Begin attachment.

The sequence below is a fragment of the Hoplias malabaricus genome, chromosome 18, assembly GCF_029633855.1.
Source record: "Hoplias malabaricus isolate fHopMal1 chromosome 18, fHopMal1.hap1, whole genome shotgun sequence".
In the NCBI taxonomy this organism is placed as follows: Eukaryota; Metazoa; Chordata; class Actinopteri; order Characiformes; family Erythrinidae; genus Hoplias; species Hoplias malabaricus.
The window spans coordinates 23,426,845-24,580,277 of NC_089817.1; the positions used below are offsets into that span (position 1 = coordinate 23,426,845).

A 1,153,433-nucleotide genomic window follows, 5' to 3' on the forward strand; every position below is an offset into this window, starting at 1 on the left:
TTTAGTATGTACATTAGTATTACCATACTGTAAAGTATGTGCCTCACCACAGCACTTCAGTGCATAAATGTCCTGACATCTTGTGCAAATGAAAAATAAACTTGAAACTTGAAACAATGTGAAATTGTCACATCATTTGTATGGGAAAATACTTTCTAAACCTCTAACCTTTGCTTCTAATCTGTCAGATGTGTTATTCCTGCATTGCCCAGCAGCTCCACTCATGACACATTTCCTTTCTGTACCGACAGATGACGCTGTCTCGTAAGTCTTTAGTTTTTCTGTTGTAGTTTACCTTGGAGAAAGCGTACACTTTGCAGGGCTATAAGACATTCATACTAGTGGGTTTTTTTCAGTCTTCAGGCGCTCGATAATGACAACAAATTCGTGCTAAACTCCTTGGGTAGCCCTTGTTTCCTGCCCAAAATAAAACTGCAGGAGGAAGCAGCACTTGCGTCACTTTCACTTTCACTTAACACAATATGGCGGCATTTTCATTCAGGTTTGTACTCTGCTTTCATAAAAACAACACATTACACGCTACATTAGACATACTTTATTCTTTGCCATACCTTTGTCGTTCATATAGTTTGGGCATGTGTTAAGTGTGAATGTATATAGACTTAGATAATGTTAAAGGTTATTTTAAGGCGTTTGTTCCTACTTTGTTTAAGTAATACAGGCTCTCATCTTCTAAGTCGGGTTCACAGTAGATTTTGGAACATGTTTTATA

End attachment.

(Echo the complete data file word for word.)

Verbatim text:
The sequence below is a fragment of the Hoplias malabaricus genome, chromosome 18, assembly GCF_029633855.1.
Source record: "Hoplias malabaricus isolate fHopMal1 chromosome 18, fHopMal1.hap1, whole genome shotgun sequence".
In the NCBI taxonomy this organism is placed as follows: Eukaryota; Metazoa; Chordata; class Actinopteri; order Characiformes; family Erythrinidae; genus Hoplias; species Hoplias malabaricus.
The window spans coordinates 23,426,845-24,580,277 of NC_089817.1; the positions used below are offsets into that span (position 1 = coordinate 23,426,845).

A 1,153,433-nucleotide genomic window follows, 5' to 3' on the forward strand; every position below is an offset into this window, starting at 1 on the left:
TTTAGTATGTACATTAGTATTACCATACTGTAAAGTATGTGCCTCACCACAGCACTTCAGTGCATAAATGTCCTGACATCTTGTGCAAATGAAAAATAAACTTGAAACTTGAAACAATGTGAAATTGTCACATCATTTGTATGGGAAAATACTTTCTAAACCTCTAACCTTTGCTTCTAATCTGTCAGATGTGTTATTCCTGCATTGCCCAGCAGCTCCACTCATGACACATTTCCTTTCTGTACCGACAGATGACGCTGTCTCGTAAGTCTTTAGTTTTTCTGTTGTAGTTTACCTTGGAGAAAGCGTACACTTTGCAGGGCTATAAGACATTCATACTAGTGGGTTTTTTTCAGTCTTCAGGCGCTCGATAATGACAACAAATTCGTGCTAAACTCCTTGGGTAGCCCTTGTTTCCTGCCCAAAATAAAACTGCAGGAGGAAGCAGCACTTGCGTCACTTTCACTTTCACTTAACACAATATGGCGGCATTTTCATTCAGGTTTGTACTCTGCTTTCATAAAAACAACACATTACACGCTACATTAGACATACTTTATTCTTTGCCATACCTTTGTCGTTCATATAGTTTGGGCATGTGTTAAGTGTGAATGTATATAGACTTAGATAATGTTAAAGGTTATTTTAAGGCGTTTGTTCCTACTTTGTTTAAGTAATACAGGCTCTCATCTTCTAAGTCGGGTTCACAGTAGATTTTGGAACATGTTTTATA